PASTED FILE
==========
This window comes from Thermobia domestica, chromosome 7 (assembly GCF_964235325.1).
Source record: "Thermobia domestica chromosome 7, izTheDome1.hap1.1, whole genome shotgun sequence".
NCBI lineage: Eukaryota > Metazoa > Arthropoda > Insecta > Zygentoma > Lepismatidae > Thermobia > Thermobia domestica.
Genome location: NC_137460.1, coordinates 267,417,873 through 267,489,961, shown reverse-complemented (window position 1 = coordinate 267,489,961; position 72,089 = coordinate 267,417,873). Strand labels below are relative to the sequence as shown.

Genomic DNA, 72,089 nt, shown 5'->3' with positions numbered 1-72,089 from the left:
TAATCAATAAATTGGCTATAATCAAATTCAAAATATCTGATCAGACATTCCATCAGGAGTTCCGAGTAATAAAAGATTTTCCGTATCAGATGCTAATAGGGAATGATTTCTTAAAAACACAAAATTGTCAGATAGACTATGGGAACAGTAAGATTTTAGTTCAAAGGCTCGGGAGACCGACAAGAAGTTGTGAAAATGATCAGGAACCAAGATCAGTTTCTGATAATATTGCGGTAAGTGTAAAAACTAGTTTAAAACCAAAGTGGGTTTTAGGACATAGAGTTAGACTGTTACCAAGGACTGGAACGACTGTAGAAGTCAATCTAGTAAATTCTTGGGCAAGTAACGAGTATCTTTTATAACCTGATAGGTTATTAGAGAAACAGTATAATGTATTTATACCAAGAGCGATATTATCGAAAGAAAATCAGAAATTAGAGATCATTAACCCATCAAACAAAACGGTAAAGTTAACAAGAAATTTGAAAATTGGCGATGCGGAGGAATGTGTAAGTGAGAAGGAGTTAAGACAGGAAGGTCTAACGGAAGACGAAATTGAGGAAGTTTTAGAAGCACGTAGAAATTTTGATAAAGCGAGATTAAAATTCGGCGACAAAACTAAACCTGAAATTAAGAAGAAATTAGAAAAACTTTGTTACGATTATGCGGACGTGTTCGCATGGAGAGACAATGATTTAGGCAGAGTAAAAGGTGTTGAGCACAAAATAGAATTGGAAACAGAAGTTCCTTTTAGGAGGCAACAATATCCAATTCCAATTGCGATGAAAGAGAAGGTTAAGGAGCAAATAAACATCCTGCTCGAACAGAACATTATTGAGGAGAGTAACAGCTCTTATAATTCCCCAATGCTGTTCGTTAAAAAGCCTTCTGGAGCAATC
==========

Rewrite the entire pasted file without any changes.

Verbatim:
This window comes from Thermobia domestica, chromosome 7 (assembly GCF_964235325.1).
Source record: "Thermobia domestica chromosome 7, izTheDome1.hap1.1, whole genome shotgun sequence".
NCBI lineage: Eukaryota > Metazoa > Arthropoda > Insecta > Zygentoma > Lepismatidae > Thermobia > Thermobia domestica.
Genome location: NC_137460.1, coordinates 267,417,873 through 267,489,961, shown reverse-complemented (window position 1 = coordinate 267,489,961; position 72,089 = coordinate 267,417,873). Strand labels below are relative to the sequence as shown.

Genomic DNA, 72,089 nt, shown 5'->3' with positions numbered 1-72,089 from the left:
TAATCAATAAATTGGCTATAATCAAATTCAAAATATCTGATCAGACATTCCATCAGGAGTTCCGAGTAATAAAAGATTTTCCGTATCAGATGCTAATAGGGAATGATTTCTTAAAAACACAAAATTGTCAGATAGACTATGGGAACAGTAAGATTTTAGTTCAAAGGCTCGGGAGACCGACAAGAAGTTGTGAAAATGATCAGGAACCAAGATCAGTTTCTGATAATATTGCGGTAAGTGTAAAAACTAGTTTAAAACCAAAGTGGGTTTTAGGACATAGAGTTAGACTGTTACCAAGGACTGGAACGACTGTAGAAGTCAATCTAGTAAATTCTTGGGCAAGTAACGAGTATCTTTTATAACCTGATAGGTTATTAGAGAAACAGTATAATGTATTTATACCAAGAGCGATATTATCGAAAGAAAATCAGAAATTAGAGATCATTAACCCATCAAACAAAACGGTAAAGTTAACAAGAAATTTGAAAATTGGCGATGCGGAGGAATGTGTAAGTGAGAAGGAGTTAAGACAGGAAGGTCTAACGGAAGACGAAATTGAGGAAGTTTTAGAAGCACGTAGAAATTTTGATAAAGCGAGATTAAAATTCGGCGACAAAACTAAACCTGAAATTAAGAAGAAATTAGAAAAACTTTGTTACGATTATGCGGACGTGTTCGCATGGAGAGACAATGATTTAGGCAGAGTAAAAGGTGTTGAGCACAAAATAGAATTGGAAACAGAAGTTCCTTTTAGGAGGCAACAATATCCAATTCCAATTGCGATGAAAGAGAAGGTTAAGGAGCAAATAAACATCCTGCTCGAACAGAACATTATTGAGGAGAGTAACAGCTCTTATAATTCCCCAATGCTGTTCGTTAAAAAGCCTTCTGGAGCAATC